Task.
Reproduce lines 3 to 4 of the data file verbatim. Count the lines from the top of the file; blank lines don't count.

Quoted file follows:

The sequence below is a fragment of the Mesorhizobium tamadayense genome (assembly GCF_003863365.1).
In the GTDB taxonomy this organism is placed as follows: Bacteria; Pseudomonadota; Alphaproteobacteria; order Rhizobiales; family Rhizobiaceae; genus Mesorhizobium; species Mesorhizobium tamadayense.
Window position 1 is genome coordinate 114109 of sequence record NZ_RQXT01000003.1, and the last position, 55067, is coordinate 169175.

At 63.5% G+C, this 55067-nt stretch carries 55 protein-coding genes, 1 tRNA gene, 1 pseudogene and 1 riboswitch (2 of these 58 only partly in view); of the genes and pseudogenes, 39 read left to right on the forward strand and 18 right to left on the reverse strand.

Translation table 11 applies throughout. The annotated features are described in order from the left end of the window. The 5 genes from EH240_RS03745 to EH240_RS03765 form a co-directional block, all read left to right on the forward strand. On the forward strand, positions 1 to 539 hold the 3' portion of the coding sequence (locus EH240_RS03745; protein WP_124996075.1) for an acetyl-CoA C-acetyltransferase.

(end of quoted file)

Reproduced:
Window position 1 is genome coordinate 114109 of sequence record NZ_RQXT01000003.1, and the last position, 55067, is coordinate 169175.

At 63.5% G+C, this 55067-nt stretch carries 55 protein-coding genes, 1 tRNA gene, 1 pseudogene and 1 riboswitch (2 of these 58 only partly in view); of the genes and pseudogenes, 39 read left to right on the forward strand and 18 right to left on the reverse strand.